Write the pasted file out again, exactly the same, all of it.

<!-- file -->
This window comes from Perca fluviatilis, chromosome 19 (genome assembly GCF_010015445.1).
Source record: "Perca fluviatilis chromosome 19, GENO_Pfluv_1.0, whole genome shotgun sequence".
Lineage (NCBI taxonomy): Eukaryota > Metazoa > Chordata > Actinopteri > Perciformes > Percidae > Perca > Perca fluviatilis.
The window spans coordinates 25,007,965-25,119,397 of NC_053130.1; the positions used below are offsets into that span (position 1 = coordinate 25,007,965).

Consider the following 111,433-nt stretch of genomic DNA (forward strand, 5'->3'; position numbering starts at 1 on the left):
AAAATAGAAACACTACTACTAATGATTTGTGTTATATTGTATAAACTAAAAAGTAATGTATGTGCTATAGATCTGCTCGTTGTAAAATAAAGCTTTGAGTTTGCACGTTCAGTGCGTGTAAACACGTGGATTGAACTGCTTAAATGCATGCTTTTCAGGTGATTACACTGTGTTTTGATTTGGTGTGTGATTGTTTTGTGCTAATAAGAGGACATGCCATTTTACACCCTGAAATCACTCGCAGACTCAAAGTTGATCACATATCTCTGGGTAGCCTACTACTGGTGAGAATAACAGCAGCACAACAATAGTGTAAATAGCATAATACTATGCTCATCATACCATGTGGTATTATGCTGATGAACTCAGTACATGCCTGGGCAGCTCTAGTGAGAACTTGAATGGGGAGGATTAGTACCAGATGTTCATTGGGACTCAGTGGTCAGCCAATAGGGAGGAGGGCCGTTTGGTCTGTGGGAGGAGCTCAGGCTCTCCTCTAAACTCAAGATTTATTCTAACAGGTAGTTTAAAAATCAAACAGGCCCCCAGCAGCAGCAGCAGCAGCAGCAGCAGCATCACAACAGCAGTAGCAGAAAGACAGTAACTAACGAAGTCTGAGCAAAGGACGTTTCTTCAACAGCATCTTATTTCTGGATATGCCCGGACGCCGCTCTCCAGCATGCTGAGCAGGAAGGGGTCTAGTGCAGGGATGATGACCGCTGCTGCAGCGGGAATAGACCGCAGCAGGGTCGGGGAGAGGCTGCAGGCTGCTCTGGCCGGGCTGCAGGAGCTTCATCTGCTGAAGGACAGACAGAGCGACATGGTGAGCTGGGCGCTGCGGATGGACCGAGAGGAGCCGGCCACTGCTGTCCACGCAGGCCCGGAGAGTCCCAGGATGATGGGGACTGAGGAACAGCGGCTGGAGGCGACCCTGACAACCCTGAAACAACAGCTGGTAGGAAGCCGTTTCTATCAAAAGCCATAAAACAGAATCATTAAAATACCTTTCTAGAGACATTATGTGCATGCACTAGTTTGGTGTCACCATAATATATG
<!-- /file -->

This window comes from Perca fluviatilis, chromosome 19 (genome assembly GCF_010015445.1).
Source record: "Perca fluviatilis chromosome 19, GENO_Pfluv_1.0, whole genome shotgun sequence".
Lineage (NCBI taxonomy): Eukaryota > Metazoa > Chordata > Actinopteri > Perciformes > Percidae > Perca > Perca fluviatilis.
The window spans coordinates 25,007,965-25,119,397 of NC_053130.1; the positions used below are offsets into that span (position 1 = coordinate 25,007,965).

Consider the following 111,433-nt stretch of genomic DNA (forward strand, 5'->3'; position numbering starts at 1 on the left):
AAAATAGAAACACTACTACTAATGATTTGTGTTATATTGTATAAACTAAAAAGTAATGTATGTGCTATAGATCTGCTCGTTGTAAAATAAAGCTTTGAGTTTGCACGTTCAGTGCGTGTAAACACGTGGATTGAACTGCTTAAATGCATGCTTTTCAGGTGATTACACTGTGTTTTGATTTGGTGTGTGATTGTTTTGTGCTAATAAGAGGACATGCCATTTTACACCCTGAAATCACTCGCAGACTCAAAGTTGATCACATATCTCTGGGTAGCCTACTACTGGTGAGAATAACAGCAGCACAACAATAGTGTAAATAGCATAATACTATGCTCATCATACCATGTGGTATTATGCTGATGAACTCAGTACATGCCTGGGCAGCTCTAGTGAGAACTTGAATGGGGAGGATTAGTACCAGATGTTCATTGGGACTCAGTGGTCAGCCAATAGGGAGGAGGGCCGTTTGGTCTGTGGGAGGAGCTCAGGCTCTCCTCTAAACTCAAGATTTATTCTAACAGGTAGTTTAAAAATCAAACAGGCCCCCAGCAGCAGCAGCAGCAGCAGCAGCAGCATCACAACAGCAGTAGCAGAAAGACAGTAACTAACGAAGTCTGAGCAAAGGACGTTTCTTCAACAGCATCTTATTTCTGGATATGCCCGGACGCCGCTCTCCAGCATGCTGAGCAGGAAGGGGTCTAGTGCAGGGATGATGACCGCTGCTGCAGCGGGAATAGACCGCAGCAGGGTCGGGGAGAGGCTGCAGGCTGCTCTGGCCGGGCTGCAGGAGCTTCATCTGCTGAAGGACAGACAGAGCGACATGGTGAGCTGGGCGCTGCGGATGGACCGAGAGGAGCCGGCCACTGCTGTCCACGCAGGCCCGGAGAGTCCCAGGATGATGGGGACTGAGGAACAGCGGCTGGAGGCGACCCTGACAACCCTGAAACAACAGCTGGTAGGAAGCCGTTTCTATCAAAAGCCATAAAACAGAATCATTAAAATACCTTTCTAGAGACATTATGTGCATGCACTAGTTTGGTGTCACCATAATATATG